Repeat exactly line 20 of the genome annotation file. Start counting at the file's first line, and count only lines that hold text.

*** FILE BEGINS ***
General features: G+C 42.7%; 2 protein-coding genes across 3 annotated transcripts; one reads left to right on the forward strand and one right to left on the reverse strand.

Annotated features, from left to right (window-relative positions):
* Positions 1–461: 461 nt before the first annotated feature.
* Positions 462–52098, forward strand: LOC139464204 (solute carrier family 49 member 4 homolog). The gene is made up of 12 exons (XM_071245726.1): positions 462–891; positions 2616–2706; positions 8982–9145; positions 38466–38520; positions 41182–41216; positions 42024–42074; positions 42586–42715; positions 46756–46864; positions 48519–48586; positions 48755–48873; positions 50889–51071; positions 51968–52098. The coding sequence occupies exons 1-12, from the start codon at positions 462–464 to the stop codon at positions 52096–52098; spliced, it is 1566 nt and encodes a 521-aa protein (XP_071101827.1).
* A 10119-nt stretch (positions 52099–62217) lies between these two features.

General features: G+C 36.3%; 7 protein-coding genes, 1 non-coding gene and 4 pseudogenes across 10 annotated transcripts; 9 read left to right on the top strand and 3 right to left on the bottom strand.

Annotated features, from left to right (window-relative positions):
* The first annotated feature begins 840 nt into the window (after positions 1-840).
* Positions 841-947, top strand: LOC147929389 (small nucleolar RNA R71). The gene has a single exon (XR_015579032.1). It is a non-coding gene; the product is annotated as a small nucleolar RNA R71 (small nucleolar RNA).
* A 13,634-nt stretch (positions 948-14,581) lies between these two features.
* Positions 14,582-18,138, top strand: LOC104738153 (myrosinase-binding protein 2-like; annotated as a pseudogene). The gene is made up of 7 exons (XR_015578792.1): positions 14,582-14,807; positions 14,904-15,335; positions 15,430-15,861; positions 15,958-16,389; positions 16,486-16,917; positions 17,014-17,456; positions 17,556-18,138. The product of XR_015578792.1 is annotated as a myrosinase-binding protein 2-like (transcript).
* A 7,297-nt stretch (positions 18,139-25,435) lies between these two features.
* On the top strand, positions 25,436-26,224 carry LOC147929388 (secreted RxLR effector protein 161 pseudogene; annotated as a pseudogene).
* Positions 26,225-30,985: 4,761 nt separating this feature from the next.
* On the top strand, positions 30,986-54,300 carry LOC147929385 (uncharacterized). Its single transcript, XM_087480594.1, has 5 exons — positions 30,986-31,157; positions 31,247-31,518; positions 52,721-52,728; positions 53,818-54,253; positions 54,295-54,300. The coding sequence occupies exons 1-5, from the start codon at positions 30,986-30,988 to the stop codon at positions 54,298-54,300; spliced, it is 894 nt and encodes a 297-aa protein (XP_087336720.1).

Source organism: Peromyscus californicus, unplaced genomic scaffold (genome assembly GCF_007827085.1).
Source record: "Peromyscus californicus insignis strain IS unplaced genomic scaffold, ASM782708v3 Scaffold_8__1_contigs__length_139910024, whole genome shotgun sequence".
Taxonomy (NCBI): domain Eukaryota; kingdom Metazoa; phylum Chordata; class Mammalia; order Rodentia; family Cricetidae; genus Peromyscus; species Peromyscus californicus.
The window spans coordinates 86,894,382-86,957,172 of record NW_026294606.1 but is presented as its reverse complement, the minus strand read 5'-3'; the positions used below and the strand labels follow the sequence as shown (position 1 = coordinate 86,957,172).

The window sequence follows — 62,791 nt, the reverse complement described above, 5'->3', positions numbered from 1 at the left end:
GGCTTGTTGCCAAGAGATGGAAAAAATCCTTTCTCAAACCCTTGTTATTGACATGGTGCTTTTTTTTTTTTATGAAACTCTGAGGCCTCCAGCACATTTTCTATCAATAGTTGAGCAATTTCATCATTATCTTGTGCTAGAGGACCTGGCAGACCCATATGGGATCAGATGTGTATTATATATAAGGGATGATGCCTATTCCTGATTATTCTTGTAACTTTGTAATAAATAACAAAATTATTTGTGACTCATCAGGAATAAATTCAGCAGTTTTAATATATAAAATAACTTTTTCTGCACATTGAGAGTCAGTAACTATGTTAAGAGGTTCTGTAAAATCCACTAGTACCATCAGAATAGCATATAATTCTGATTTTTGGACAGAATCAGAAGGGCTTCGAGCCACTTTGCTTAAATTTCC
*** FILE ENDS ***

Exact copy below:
The window sequence follows — 62,791 nt, the reverse complement described above, 5'->3', positions numbered from 1 at the left end: